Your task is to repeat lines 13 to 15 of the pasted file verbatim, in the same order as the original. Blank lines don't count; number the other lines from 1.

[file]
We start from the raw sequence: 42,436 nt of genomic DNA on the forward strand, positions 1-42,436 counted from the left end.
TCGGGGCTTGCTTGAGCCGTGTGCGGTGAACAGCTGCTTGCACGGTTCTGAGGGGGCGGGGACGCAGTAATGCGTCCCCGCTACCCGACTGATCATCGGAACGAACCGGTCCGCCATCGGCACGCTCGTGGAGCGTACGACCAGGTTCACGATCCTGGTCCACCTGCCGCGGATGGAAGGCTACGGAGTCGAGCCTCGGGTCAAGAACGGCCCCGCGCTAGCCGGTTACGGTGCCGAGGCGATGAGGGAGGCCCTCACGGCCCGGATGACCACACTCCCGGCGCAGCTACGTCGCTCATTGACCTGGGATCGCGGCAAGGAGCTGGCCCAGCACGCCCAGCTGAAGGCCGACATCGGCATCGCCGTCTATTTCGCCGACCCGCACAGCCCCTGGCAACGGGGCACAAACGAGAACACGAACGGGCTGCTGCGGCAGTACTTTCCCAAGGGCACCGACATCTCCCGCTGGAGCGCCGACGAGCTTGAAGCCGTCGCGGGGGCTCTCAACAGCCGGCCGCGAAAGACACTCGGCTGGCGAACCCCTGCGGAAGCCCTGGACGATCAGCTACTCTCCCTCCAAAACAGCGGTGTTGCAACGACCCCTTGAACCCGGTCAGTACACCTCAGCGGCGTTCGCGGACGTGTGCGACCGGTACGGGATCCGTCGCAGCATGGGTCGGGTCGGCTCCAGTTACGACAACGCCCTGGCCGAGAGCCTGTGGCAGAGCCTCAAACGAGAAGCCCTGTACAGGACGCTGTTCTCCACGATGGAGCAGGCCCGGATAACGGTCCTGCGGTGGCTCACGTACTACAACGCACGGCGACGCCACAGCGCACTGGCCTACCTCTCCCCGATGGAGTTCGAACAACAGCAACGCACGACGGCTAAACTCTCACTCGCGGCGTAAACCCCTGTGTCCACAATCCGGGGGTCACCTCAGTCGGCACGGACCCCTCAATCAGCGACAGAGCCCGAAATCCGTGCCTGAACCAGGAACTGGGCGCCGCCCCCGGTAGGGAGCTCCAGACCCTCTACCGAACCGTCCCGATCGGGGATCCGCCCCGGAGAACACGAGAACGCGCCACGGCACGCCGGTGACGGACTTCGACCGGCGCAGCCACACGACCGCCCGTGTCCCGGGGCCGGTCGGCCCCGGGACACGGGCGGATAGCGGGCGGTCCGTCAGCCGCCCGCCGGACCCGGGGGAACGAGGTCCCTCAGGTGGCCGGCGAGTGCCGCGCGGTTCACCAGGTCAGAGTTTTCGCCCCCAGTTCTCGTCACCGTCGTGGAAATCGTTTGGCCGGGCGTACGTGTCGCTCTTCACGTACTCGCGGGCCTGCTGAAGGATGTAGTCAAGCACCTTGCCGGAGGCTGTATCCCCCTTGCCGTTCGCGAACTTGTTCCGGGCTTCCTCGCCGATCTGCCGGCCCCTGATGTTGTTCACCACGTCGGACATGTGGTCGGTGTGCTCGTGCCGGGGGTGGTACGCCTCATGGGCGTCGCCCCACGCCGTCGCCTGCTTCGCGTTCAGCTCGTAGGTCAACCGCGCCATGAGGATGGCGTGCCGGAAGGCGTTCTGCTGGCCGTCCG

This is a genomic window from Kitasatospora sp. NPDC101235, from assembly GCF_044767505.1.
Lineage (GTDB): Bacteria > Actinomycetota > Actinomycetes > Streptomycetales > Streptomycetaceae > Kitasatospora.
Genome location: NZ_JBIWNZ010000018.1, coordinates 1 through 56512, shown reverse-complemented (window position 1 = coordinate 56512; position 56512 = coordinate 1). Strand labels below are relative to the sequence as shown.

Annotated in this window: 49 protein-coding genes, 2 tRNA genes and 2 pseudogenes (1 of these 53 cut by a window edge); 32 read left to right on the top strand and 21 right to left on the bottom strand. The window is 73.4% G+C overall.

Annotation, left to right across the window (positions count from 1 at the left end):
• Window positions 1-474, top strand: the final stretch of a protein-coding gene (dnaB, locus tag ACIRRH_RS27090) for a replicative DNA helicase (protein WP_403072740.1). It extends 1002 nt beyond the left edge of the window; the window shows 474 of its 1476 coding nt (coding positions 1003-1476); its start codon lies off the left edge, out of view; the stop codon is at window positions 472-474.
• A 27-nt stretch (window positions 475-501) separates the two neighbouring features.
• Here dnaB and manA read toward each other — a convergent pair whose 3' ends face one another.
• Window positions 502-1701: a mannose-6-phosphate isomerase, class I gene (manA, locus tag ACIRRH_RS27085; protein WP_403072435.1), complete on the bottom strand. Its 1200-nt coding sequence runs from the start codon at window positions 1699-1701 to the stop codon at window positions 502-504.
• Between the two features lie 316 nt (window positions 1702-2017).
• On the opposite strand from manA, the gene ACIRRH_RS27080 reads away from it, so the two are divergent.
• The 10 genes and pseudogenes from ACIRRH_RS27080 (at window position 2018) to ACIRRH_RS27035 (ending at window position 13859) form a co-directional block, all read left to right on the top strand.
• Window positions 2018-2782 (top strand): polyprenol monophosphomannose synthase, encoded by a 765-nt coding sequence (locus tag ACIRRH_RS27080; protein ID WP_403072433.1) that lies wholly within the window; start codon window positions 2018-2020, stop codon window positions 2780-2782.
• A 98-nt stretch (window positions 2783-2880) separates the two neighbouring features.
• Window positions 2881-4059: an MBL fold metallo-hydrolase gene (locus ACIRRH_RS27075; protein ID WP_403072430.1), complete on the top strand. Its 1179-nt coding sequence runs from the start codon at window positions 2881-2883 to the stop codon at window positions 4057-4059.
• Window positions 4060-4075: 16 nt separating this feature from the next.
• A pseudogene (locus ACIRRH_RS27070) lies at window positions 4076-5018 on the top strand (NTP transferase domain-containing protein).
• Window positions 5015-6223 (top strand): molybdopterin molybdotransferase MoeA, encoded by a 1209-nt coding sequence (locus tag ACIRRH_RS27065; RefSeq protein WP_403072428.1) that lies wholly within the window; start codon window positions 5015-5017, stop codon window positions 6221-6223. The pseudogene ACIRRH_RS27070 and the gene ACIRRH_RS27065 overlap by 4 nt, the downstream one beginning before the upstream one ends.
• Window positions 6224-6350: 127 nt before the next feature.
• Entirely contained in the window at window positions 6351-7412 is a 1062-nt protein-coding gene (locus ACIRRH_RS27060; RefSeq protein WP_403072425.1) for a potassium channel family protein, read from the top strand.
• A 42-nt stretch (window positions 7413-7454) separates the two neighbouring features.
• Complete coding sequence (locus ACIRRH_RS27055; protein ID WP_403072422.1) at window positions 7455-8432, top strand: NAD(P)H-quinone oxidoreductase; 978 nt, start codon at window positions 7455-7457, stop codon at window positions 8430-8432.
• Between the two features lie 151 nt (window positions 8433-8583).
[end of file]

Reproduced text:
• On the opposite strand from manA, the gene ACIRRH_RS27080 reads away from it, so the two are divergent.
• The 10 genes and pseudogenes from ACIRRH_RS27080 (at window position 2018) to ACIRRH_RS27035 (ending at window position 13859) form a co-directional block, all read left to right on the top strand.
• Window positions 2018-2782 (top strand): polyprenol monophosphomannose synthase, encoded by a 765-nt coding sequence (locus tag ACIRRH_RS27080; protein ID WP_403072433.1) that lies wholly within the window; start codon window positions 2018-2020, stop codon window positions 2780-2782.